That quesadilla shows up again on Backstreet's so-called "El Plato Combinado Famoso," a Mexican combination plate that exhibits many of the restaurant's current strengths and weaknesses. There's a great little boneless grilled quail, nicely marinated, but why gussy it up with a crabmeat-and-corn stuffing? Black-bean tamales sound interesting, but are disconcertingly gray and oddly musty-tasting. Good marks for an enchilada of smoked chicken and diced potato, though; and extra credit for effort on a curious tostada in which fresh melon and jicama coexist with smoked shrimp. The overall effect is too hyperactive for its own good -- a syndrome that's a problem at Backstreet, where dishes and platters sometimes collapse under the weight of their many elements.

The attractive-sounding "Spectacular Vegetarian Platter" is a perfect example. An overt nod to Ruggles' superabundant vegetable plate, the Backstreet version seems overly starchy (would you believe pleasant corn pudding and unthrilling polenta and ravioli and musty-tasting cous cous timbale?). A Japanese stuffed eggplant cries out for salt or a vinaigrette. And all too soon, the platter's low-key squash ratatouille, grilled red peppers and mushrooms start running together in a confusing jumble, the best of intentions having gone awry.

When one of Backstreet's busy notions works, however, the results can be spectacular. Sturdy ravioli half-moons with a faintly smoky, blessedly ungummy chicken filling arrive in a soup bowl full of exuberantly tart, buttery broth. Dark olives and intense, oven-dried tomatoes bob in this delicious sea. No sense wasting a single drop, especially when there are pillowy rosemary rolls at hand, their dense, milky texture reminiscent of a very fine potato bread.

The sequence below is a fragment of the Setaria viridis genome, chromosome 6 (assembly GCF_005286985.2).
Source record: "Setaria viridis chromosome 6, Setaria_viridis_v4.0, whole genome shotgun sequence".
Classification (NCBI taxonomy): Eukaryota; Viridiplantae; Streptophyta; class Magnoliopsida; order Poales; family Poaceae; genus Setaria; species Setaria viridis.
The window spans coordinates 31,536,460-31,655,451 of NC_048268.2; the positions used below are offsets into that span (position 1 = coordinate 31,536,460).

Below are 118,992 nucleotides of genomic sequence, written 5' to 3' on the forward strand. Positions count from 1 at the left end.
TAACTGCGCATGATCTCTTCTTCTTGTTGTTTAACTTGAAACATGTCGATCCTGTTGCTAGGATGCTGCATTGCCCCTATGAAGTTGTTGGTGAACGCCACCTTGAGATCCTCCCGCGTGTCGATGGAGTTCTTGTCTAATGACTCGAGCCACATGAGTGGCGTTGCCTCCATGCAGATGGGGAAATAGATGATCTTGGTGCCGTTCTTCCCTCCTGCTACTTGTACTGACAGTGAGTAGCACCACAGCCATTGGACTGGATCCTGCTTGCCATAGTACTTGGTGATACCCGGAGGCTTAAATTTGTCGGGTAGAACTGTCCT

These rolls are not the only legacy of baker Katie Rafferty's consultancy here last fall. Backstreet's panini are now housed on Rafferty-style focaccia bread, including a grilled-tuna version that would be absolutely swell if its sog factor were conquered. (Surely there's a way to arrange its red peppers and black-olive tapenade so that the bread maintains its integrity.) Special sandwich bonus: a vibrant white-bean-and-tomato salad heaped over three skinny, greens-filled ravioli with a satisfyingly chewy texture.

This is joyous stuff, so why doesn't it work better as an entree unto itself? Ravioli Provence is stuffed with the same field greens, ensconced on the same nicely bitter arugula salad, showered with the same zesty white beans and tomatoes; but by the time peppered goat cheese and heaps of ratatouille enter the equation, there is too much happening on the plate. And why has the texture of the unusual filling gone from grown-up to baby-foodish? Perhaps time, and a larger kitchen, will provide the answers to these vexing questions.